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Travis Russ

“I’m interested in finding multiple truths”
Travis Russ
Travis Russ

Travis Russ is artistic director of New York-based Life Jacket Theatre Company, which is taking its work internationally for the first time with a show at Edinburgh Festival Fringe. Russ tells Giverny Masso about America Is Hard to See, which uses verbatim interviews to explore the lives of people living in Miracle Village – a rural American community for sex offenders…

Tell me about your company…
We use the term ‘investigative theatre’ to describe our work. My background is in performance studies, so I’m fascinated in blurring the worlds between research and theatre. I’m interested in making research entertaining and accessible to a wider audience. Life Jacket works with people who live on the fringes of society – people who are outcasts or outliers. I’m fascinated by community theatre work – where theatremakers conduct an extreme amount of research to get to know the community. Some of our previous shows are built on archival research, but this is the first time we have interviewed living people.

What was the inspiration behind America Is Hard to See?
Initially, we were fascinated by outsiders in small towns. I started searching and Miracle Village came across my radar. At first, I had a strong, visceral reaction against the idea, and I said: ‘There’s no way I’m doing a show about that.’ The moment that feeling passed, I felt I had to do the show. We spent roughly three years conducting more than 75 interviews with people who live in Miracle Village and nearby towns.

What was the process like?
Surprisingly, people were extremely open. Of course we’re hearing these stories from people who have committed terrible crimes, so there are questions around the truth. I’m not a journalist, I’m a theatremaker, so I’m not interested in finding one truth, I’m interested in finding multiple truths. The play is a variety of verbatim interviews juxtaposed with court documents and transcripts.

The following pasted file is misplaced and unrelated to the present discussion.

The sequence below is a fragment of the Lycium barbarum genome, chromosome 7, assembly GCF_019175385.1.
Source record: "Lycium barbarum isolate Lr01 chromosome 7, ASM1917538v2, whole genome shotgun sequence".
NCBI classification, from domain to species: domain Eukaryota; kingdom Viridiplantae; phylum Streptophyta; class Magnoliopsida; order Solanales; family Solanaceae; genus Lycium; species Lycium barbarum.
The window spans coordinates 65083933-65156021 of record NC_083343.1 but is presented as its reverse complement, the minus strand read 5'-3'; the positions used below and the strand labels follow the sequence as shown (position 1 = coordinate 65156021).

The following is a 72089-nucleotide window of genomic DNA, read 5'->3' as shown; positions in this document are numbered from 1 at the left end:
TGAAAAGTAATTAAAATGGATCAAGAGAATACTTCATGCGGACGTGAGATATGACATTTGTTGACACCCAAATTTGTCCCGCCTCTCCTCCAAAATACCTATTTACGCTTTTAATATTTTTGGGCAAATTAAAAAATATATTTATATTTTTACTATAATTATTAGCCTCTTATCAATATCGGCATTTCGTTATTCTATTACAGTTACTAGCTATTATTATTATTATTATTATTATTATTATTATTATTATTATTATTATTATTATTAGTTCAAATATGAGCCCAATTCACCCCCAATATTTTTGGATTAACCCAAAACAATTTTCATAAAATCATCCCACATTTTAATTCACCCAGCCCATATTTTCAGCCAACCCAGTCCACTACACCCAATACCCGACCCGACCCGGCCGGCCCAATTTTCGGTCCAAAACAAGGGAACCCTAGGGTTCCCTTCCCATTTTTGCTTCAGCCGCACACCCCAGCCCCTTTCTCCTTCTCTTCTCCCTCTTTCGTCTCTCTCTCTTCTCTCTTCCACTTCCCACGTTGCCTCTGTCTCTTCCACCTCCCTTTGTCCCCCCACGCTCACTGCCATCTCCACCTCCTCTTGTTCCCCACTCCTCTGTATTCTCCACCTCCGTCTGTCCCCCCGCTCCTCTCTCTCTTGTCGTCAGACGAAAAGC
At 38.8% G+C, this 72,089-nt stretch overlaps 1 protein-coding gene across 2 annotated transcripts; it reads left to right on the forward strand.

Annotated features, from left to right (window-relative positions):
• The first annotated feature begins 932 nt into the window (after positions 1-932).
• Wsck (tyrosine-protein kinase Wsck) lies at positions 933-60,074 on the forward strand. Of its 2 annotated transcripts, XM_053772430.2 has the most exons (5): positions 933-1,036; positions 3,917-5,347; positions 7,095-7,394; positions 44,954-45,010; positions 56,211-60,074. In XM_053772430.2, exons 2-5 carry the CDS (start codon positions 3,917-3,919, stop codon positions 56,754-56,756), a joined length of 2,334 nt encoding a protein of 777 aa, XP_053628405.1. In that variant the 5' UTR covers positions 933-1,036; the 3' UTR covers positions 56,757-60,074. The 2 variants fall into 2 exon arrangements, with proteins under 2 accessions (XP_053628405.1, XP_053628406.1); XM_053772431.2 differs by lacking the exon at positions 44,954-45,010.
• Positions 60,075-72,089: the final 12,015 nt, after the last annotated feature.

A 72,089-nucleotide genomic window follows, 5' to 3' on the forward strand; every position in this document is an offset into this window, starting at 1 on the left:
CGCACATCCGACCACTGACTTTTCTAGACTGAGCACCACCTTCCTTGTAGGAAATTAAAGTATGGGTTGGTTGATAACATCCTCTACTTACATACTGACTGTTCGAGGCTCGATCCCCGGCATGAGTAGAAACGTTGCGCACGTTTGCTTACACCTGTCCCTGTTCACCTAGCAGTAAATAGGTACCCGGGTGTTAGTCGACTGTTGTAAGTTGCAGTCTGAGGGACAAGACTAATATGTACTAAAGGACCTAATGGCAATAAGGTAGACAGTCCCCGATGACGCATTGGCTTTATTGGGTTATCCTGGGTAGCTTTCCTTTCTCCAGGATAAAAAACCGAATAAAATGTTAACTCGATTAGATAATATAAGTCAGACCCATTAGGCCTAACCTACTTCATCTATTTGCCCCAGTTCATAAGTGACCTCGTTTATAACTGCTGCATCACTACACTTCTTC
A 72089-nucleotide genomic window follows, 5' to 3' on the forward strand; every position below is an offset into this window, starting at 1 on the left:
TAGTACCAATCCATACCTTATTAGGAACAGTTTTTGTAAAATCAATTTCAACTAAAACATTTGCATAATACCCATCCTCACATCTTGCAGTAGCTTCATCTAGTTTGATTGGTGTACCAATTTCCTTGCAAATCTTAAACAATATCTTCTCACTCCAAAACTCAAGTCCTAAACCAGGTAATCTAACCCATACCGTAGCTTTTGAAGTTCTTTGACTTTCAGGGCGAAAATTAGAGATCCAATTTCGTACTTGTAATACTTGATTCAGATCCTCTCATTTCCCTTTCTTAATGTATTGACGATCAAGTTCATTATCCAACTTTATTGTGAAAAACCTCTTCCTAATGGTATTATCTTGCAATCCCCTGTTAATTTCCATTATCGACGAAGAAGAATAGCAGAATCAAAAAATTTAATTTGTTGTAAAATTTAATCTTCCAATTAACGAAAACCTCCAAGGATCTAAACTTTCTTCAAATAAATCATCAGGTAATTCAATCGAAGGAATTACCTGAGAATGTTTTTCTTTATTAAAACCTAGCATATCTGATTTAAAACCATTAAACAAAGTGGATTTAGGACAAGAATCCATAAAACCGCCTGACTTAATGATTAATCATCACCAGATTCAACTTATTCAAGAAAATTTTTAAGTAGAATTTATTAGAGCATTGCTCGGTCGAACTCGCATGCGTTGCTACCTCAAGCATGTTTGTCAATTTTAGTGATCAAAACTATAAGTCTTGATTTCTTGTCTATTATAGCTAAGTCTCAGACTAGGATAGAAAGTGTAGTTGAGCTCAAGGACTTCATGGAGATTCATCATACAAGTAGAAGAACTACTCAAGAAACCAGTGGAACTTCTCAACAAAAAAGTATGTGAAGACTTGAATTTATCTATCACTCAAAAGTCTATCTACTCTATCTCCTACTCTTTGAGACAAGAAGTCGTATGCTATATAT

What questions are raised?
To what degree is an audience comfortable with emotional confusion? In parts of the play, my heart breaks, but a second later I’m revolted by these crimes, then, I feel deep empathy, and that constant tug of war is theatrically thrilling. A question I’m fascinated by is: what are the limits of forgiveness? Who is allowed to be forgiven? Another question is how just is the US justice system? When people have done their time, are they still criminalised when they’re released? Then there’s a question around religion. Who is allowed to be touched by God’s grace?

How significant is music in the play?
Some of the main characters play instruments and join a choir. There’s a pivotal moment when the pastor – who’s new to the area – invites them into her church, which causes conflict. We weave a number of traditional methodist hymns throughout the play because her church is methodist. Pricilla Holbrook, the composer, has done hours of research in uncovering hymns and has written original songs.

CV Travis Russ

Training: BA in theatre from Bradley University, Illinois (1994-98); MA in rhetoric from Illinois State University (1998-2000); PhD in communication studies at Rutgers University, New Jersey (2003-07)
First professional role: Summer stock near Chicago (1995)
Agent: None

America Is Hard to See is at Underbelly, Cowgate from August 2 to 25

Until the Flood review at Traverse Theatre, Edinburgh – ‘sensitive and moving documentary theatre’


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